Even if you have excellent product pages on your website, sometimes you need to create special landing pages, particularly for emailed offers to your existing customer base. These people don’t want to be sent to a standard page on your website, they know where you are already. So if you ever have to design a landing page for an advertising campaign, by email or otherwise, what are the factors to take into consideration? Planning the page carefully might make the difference between a 5% response and a 20% response, which is a lot of business. And don’t forget, as I mentioned yesterday, you can learn a lot by visualising an ideal landing page when creating your site’s standard product pages too.
Firstly, however long the page may be, make sure the whole offer is encapsulated in the first screen, without scrolling. In other words, make sure the offer, main image and call to action can all be seen at a glance, without scrolling. Only once the prospect is comfortable they’re in the right place can you undertake some more considered selling. For this, it’s also critical to ensure that the headline and design style take up where the advertisement or email left off.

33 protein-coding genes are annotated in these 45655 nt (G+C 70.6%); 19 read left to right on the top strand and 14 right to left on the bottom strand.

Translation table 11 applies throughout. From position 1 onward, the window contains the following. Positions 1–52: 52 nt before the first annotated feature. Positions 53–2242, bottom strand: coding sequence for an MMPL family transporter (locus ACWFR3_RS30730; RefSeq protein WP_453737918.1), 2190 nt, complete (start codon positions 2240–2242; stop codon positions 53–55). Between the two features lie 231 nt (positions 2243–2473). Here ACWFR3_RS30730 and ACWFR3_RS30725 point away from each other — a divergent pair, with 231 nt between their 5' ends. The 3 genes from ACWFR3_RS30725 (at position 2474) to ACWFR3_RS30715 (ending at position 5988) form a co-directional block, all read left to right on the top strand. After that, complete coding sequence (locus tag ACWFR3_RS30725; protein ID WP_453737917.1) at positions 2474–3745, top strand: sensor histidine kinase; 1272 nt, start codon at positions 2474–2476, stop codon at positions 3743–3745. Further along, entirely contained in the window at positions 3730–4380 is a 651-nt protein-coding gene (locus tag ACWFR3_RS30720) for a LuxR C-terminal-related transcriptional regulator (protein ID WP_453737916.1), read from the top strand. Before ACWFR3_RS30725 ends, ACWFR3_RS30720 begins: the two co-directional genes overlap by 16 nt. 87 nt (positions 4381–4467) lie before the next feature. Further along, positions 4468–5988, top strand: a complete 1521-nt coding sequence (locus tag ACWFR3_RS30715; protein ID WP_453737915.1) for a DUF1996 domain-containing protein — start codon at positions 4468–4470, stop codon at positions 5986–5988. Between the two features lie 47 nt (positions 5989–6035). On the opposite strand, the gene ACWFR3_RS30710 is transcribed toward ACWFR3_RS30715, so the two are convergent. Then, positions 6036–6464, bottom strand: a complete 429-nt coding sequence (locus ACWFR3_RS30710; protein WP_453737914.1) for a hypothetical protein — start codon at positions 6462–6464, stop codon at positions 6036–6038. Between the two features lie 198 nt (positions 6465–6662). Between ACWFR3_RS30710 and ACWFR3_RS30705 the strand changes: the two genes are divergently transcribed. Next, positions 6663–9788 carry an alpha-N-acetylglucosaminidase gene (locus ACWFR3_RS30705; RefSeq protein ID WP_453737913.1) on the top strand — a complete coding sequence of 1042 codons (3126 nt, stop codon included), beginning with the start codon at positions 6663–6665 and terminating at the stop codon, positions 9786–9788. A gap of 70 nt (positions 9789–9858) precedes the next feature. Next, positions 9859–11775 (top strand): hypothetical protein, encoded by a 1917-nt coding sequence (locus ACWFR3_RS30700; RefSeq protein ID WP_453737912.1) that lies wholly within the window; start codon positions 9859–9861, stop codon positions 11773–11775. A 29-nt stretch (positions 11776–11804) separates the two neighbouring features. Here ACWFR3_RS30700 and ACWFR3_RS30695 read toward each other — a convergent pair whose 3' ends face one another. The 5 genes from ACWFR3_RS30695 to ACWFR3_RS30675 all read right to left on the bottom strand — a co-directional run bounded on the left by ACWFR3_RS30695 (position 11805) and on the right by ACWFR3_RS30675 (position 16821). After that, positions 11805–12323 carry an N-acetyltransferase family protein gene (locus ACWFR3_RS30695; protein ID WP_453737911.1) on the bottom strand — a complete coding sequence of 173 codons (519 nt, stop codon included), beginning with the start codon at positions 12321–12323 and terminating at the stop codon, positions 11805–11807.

Then get to work with your sales presentation. If it’s a technical sale, people are going to want plenty of information. Where many landing pages fall down is that they don’t give nearly enough detail, expecting someone who originally saw a two-line advertisement to start filling in their contact details 20 seconds later. That’s not going to happen unless you’re offering something like a catalogue.
The page needs to give them confidence in you. Testimonials or lists of existing customers work excellently alongside the technical detail. Great photography always pays for itself, especially if you can show the product in action. Prospects need to know that the product exists and is being used.
In the text, think benefits …and then more benefits. Start with a bullet-pointed list, and before expanding on the text, consider if you need to do so at all. Giving plenty of information doesn’t mean waffling.
Finally, the call to action needs to explain exactly what the prospect is going to get, and it must require the minimum of effort in return. I’ll talk about this aspect tomorrow.